Most of the calls we make are analogue not digital. They are ‘probably’ not ‘binary’. So I’ve learnt, in the main, to simplify what I’m thinking when it comes to persuading. In the art of human persuasion, a single strong argument trumps several reasons.

And this cuts us to the chase. Why is it so hard to reason with people? Because most of human existence was in the pre-scientific era. Belief, superstition and commandment drove most people’s thoughts and deeds.

And a quote I read from the late great populariser of science, Carl Sagan, sums up the difference:

In science it often happens that scientists say, “You know that’s a really good argument; my position is mistaken.” And then they would actually change their minds and you would never hear that old view from them again. They really do it. It doesn’t happen as often as it should, because scientists are human and change is sometimes painful. But it happens every day. I cannot recall the last time something like that happened in politics or religion.

I am a scientist.

Crystal Ball


What if the purpose of memory is not to remember things?

We generally judge our memory on accuracy and completeness – and we are generally disappointed. Memory is jumbled, retouched and unreliable as a definitive record of the past. But a recent New Scientist suggests perhaps that’s because remembering is not what it’s for.

Thinking in evolutionary terms, what use is a perfect record of your entire past on the Serengeti plains? Not much. There would have been precious little time for introspection with four-legged food to chase and four-legged death to avoid. Not to mention increasingly cunning two-legged competition alongside.

Memory must have conferred a survival advantage – so it seems reasonable to think it developed from what other mammals probably have: recall of close shaves, sources of food and – if elephants are anything to go by – key life events: births, deaths and marriages.

And this is why dates get jumbled, memories get intertwined and autobiographical narratives develop in our heads – to guide us on what to do next, not produce a perfect historical record. Memory exists to better predict and guide our future.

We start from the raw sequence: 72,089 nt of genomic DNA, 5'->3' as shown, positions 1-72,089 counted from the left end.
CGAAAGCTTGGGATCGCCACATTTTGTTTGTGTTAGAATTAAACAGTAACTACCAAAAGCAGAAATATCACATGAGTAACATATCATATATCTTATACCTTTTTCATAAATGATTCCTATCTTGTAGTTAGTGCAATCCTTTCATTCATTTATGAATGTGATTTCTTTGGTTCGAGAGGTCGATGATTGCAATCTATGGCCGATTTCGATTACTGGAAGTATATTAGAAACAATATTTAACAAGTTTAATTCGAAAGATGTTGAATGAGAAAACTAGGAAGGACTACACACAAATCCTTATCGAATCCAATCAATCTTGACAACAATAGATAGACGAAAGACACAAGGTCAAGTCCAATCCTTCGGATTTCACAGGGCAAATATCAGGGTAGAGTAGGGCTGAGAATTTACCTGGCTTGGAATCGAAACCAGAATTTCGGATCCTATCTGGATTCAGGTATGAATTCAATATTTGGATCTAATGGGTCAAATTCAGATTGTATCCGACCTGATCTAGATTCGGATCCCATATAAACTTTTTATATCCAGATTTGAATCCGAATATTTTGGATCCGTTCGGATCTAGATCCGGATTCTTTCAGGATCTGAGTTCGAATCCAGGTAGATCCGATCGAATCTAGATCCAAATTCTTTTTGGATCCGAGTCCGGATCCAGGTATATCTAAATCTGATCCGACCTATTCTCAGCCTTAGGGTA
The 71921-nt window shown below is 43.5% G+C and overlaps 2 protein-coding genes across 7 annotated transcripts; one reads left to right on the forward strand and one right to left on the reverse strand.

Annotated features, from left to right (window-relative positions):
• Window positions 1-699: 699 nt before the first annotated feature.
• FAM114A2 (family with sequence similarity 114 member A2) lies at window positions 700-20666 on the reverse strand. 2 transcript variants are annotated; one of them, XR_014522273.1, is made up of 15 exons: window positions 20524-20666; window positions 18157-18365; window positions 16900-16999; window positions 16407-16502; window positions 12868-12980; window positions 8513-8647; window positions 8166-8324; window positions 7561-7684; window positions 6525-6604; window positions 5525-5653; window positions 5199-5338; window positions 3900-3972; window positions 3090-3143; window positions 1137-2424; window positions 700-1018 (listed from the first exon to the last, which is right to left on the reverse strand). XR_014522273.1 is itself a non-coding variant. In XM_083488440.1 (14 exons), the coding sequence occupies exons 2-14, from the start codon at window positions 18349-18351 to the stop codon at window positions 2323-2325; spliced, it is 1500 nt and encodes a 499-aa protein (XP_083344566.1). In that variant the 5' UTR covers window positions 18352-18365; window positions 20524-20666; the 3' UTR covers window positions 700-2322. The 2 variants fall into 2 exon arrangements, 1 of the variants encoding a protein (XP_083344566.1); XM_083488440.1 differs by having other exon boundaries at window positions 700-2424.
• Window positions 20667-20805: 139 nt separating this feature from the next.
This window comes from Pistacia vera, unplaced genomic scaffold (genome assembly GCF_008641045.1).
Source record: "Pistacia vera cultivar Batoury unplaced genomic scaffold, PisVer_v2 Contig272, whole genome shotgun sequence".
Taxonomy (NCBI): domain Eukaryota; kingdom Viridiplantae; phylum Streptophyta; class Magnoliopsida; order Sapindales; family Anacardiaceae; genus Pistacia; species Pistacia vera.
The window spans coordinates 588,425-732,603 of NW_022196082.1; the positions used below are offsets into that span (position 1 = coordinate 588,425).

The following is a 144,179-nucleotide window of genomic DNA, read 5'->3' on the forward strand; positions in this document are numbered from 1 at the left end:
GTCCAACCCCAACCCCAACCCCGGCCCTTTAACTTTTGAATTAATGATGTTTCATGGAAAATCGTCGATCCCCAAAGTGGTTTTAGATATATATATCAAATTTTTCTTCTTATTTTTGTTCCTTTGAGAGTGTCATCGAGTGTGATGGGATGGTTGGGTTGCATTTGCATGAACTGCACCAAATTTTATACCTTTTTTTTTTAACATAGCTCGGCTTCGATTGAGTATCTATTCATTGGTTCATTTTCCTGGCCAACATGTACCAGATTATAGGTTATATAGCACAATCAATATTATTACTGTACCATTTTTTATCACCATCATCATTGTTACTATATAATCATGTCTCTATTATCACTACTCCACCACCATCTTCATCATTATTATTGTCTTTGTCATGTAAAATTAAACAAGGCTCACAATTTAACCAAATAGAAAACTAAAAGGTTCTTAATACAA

Memory tells us who to trust, how to act and what might happen. Yes it’s flawed by inductive logic. Past performance is stricto sensu no guide to the future. But we remember what we need to remember – what’s useful for our future.

This difference in purpose is the big difference between computer memory and ours. Ours is constantly shuffled, refined and selected for its Bayesian predictive power, not its precision.

No wonder it’s sometimes cloudy; human memory isn’t a time capsule, it’s our crystal ball.

Sugar Solution


In a workshop this week I learnt a bit of the brain science behind ‘fast thinking’ and how it leads to ‘unconscious bias’. I suspect it’s just a different way of framing what I think of as my ‘Bayesian brain’: rapid-fire probabilistic assessments of people and situations based on a lifetime’s experiences and situations.

We were informed that ‘fast thinking’ leads us very often to bad judgements. ‘Slow thinking’ – when we deliberate – is the alternative. And indeed there are things we can do with slow thinking which we simply can’t with fast – complex arithmetic for example.

But slow thinking also suffers from ‘confirmation bias’ – where we look for evidence to confirm our decision or prejudice and screen out data which doesn’t fit. So ‘slow’ ain’t necessarily so, if it just seeks to confirm ‘fast’.

I think where our trainer went wrong was to leave the impression we should all think harder. I think the answer to unhelpful bias is to stop thinking and absorb more data.

I found myself, at times, in the workshop completely relaxed – open and with a conscious feeling of just soaking up what our trainer was saying; new data and new ways of looking at data.

Where I found myself far less at my best, was when asked to make spot judgements on what it all means and what we should do about it. Or indeed listening to other people disputing or challenging when I’d have rather just listened.

My feeling was, unless you’re a brain scientist or a trained psychologist don’t waste energy or thought arguing or critically appraising stuff you don’t know about. Just soak it up.

As our trainer explained our brain runs on glucose. It’s a big sugar soaked sponge, with its myriad connections made and laid down by filigree fibres powered by sugar solution. A bit like a wet candy floss. But too much thinking and the glucose runs down. And temper and thought deteriorate.

The answer to changing your mind, I reckon, is to soak up more info and leave the soggy sugar to work it out. Thinking hard just makes your glucose run out, your head sore and your mistakes worse. From soaking and sweetness comes good judgement.